Canadian Underwriter

In Good Company

Mark Day, recipient of the Donald M. Stuart Award, sees risk professionals increasingly becoming part of conversations early on.

December 1, 2016   by Angela Stelmakowich, Editor

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Mark Day

Ah, the early 1980s – a thriving time in Alberta when employers scouted university and polytechnic campuses to find prospects with desirable education and skills.

Mark Day had some of those. “Alberta was booming, so a business education was sought after,” says Day, a graduate of the business school at the Northern Alberta Institute of Technology.

He interviewed with several employers “and the insurance company was the first one that offered me a position,” Day reports.

“So, suddenly I was in the insurance industry.”

Mark Day

Mark Day, executive director, risk management and insurance Alberta Treasury Board; recipient, Donald M. Stuart Award

It may not have been charted, but it proved the right course, serving as the start of what has become a 25-plus-year career in insurance and risk management.

It is a career that was recently recognized with what is widely regarded as Canada’s highest risk management honour, the Donald M. Stuart Award, given each year by the Ontario chapter of the Risk and Insurance Management Society (RIMS).

Calling the experience humbling and special, “I’ve been fortunate to work with or discuss risk management issues with many of the other recipients,” says Day, now the executive director of risk management and insurance for the Alberta government’s Treasury Board and Finance.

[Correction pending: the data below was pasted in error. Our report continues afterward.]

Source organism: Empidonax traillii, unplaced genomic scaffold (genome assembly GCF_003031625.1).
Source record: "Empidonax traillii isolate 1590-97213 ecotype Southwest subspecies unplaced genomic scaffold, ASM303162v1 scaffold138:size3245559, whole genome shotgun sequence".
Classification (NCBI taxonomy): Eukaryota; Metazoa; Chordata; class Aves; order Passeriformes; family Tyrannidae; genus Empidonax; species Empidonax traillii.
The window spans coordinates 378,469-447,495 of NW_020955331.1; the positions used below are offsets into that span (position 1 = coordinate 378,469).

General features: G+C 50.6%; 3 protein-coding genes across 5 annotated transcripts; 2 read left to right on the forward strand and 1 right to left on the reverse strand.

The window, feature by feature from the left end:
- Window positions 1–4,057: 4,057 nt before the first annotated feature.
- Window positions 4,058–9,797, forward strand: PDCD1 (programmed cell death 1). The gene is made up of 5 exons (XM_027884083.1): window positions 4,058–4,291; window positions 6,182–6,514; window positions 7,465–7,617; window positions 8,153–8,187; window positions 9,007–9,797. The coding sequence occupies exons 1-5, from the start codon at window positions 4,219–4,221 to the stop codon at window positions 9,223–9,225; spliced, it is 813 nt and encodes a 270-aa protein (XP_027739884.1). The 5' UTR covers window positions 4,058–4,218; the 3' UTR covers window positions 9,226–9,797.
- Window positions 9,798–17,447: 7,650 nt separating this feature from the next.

“It sort of validates all the efforts and all the other extra-curricular things that you’ve been doing,” Day says.

His list of volunteering for, promoting and supporting risk management is long.

Among other things, Day has served as president of the Northern Alberta chapter of RIMS (NARIMS) twice; was NARIMS representative on the National Education Sub-Committee of the Canadian Risk Management Council; served on the RIMS Canada Council; was instrumental in initiating the Canadian Risk Management (CRM) courses taught through the Faculty of Extension at the University of Alberta in Edmonton; was an instructor for the Insurance Institute of Canada; and

was a member of the Grant MacEwan College Insurance and Risk Management Advisory Committee.

It is good to give, especially young students in university programs, “some exposure to the risk management field and not have them fall into it later on in their career,” Day believes. “It’s so critical to businesses to manage their risks properly and I think giving (students) opportunities in a post-secondary (setting), gives them one more option.”


Mark Day, executive director, risk management and insurance Alberta Treasury Board; recipient, Donald M. Stuart Award

In his current role with the Alberta government, Day’s responsibilities are again long: the overall delivery of risk management, risk control, risk financing and risk identification to all departments of government, most provincial corporations, all provincial committees, public and elected officials, and thousands of volunteers.

That variety may be one reason why risk management continues to be his career of choice. With services ranging from prisons to museums, parks and social agencies, the job is “trying to allow the government departments to achieve their business plan, knowing that they’ve got the backing of the risk management program,” he suggests.

“I think it’s the variety of what the provincial government does, but also the opportunities to volunteer on other projects,” Day says, adding he has benefited from a dedicated team and management support that allows for creativity and innovation.

“We can really dig into what’s going on in the province. We’re not just reactive; we can put in programs to make a difference,” he says.

“Our risk management vision is actually a government where all employees are risk-aware and smart risk-taking is encouraged and enabled,” Day reports.